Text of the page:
Define Your Short-Term Goals With These 3 Components for Long-Term Success

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Short-term goals are the secret ingredient to achieving long-term company goals. Short-term goals act as the bridge between the broad, strategic view of the C-suite and the focused, tactical lens of managers and employees by breaking the over-arching vision into smaller pieces. They allow employees to take on manageable workloads while demonstrating progress towards that larger goal.

When setting short-term goals, you must define how, how much and who. These components are critical for turning into tactical execution.

Related: Why Short-Term Goals Lead to Long-Term Rewards

The How: Defining objectives

If the goal is the destination, then objectives are the directions. Objectives are tactical steps taken to achieve an outcome. But like directions, there can be more than one way to reach a destination. It’s important to remember that unlike goals, which are fixed, objectives can be changed. How a goal is achieved is not as important as attaining it. If something doesn’t work, then try something else.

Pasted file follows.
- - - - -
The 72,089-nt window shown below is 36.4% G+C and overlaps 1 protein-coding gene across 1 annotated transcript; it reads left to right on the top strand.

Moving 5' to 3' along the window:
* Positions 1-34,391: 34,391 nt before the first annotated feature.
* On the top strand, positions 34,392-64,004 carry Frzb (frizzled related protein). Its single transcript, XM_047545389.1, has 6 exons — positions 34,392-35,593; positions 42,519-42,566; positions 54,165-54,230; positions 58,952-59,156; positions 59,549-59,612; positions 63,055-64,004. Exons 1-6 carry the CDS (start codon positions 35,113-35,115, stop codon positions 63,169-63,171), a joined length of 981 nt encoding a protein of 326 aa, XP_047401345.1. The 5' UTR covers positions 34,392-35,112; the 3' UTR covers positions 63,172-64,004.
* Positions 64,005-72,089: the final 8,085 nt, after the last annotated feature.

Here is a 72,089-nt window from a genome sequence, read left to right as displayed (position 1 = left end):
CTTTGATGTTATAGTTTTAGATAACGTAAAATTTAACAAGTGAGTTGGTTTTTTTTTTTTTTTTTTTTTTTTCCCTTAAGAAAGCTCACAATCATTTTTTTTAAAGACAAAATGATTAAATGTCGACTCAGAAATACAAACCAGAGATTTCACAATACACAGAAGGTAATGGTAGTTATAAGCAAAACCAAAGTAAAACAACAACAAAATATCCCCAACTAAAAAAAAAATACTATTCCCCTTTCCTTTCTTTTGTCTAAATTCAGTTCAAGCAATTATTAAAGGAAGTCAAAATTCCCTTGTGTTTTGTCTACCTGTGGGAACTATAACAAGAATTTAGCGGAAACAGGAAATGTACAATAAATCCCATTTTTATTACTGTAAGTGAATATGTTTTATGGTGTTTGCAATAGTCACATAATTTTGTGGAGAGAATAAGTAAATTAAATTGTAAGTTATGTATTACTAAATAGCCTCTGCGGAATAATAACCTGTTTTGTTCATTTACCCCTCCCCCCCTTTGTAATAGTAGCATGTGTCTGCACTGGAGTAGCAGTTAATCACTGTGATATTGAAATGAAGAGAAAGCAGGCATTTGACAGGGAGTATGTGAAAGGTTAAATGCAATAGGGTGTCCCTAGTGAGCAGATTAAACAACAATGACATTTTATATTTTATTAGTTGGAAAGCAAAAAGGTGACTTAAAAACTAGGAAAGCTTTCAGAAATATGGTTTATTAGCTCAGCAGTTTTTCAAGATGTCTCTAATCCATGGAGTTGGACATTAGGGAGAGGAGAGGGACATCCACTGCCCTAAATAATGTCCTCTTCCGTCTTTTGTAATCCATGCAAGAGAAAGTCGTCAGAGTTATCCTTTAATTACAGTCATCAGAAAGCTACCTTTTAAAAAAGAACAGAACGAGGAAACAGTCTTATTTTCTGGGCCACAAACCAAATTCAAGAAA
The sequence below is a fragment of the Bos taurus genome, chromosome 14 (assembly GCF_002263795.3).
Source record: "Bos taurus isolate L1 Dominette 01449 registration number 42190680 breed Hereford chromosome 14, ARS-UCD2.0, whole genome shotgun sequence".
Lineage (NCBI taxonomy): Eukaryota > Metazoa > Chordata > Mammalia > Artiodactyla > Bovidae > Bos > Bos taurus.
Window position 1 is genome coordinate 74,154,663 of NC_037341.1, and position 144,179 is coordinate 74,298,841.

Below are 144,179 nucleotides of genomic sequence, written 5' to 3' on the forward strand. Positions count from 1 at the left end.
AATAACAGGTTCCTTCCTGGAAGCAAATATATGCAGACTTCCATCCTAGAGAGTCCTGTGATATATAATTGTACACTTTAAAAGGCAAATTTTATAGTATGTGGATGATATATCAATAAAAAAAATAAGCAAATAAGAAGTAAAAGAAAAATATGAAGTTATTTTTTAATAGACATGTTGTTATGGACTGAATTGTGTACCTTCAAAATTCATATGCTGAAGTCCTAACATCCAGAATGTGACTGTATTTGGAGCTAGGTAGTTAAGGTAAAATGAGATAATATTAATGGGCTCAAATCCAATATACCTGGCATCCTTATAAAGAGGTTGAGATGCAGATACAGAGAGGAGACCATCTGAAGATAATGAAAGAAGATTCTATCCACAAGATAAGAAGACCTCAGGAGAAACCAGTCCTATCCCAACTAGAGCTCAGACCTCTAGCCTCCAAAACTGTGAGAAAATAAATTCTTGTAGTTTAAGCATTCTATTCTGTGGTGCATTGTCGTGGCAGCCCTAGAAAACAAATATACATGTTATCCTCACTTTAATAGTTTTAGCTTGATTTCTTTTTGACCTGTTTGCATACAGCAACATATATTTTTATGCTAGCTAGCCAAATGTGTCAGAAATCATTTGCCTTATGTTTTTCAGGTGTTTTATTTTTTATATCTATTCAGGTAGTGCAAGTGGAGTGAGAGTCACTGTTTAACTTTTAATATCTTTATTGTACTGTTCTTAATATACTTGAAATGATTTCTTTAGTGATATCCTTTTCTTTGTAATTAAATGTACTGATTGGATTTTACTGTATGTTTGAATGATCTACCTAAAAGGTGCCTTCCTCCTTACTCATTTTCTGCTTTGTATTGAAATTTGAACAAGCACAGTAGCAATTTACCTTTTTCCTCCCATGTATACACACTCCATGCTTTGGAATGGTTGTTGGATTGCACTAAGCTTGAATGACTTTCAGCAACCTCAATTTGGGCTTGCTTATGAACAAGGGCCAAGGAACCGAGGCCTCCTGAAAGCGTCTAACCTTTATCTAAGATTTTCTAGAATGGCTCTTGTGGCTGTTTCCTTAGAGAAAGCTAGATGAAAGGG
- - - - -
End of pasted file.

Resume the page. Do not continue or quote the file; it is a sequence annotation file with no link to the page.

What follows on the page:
Defining objectives needs to be a group effort. Managers should include their teams in a brainstorming session and generate as many ideas as possible. Write all of them down, from logical to improbable; there are no wrong answers.

The purpose of this exercise is twofold. First, it gives employees a sense of ownership and creates a deeper connection to the contribution of their work. Second, providing a list of options saves in the long run. If one plan doesn’t work, you can move right on to the next without having to press pause to think of a new approach.

Next is sorting through and ranking all the ideas. Which ones are most likely to work? What can be implemented and tested quickly? A thoughtful comb-through will help the team prioritize which ideas should be tried first, setting your first objectives. Keep in mind that objectives don’t have to be run one at a time. When ranking your list, look for opportunities to run objectives in tandem, like A/B split testing.

Objectives must be clearly defined before being implemented. There need to be clear instructions for how the work will be done, how much of an investment it is, what the expected outcomes are and how long it will take. This clarity is necessary for measuring progress. You need to know what you are looking for and how that outcome relates to the work being done.

Once objectives are established at the team level, managers must communicate with one another to develop interdependencies and prioritize resource use, such as the tech and creative departments. Not only does this prevent backlogs and slowdowns, but it also creates project transparency. Managers can see where their projects depend on each other and convey that importance to their team members.

Related: Why Our Brains Like Short-Term Goals

The How Much: Measurement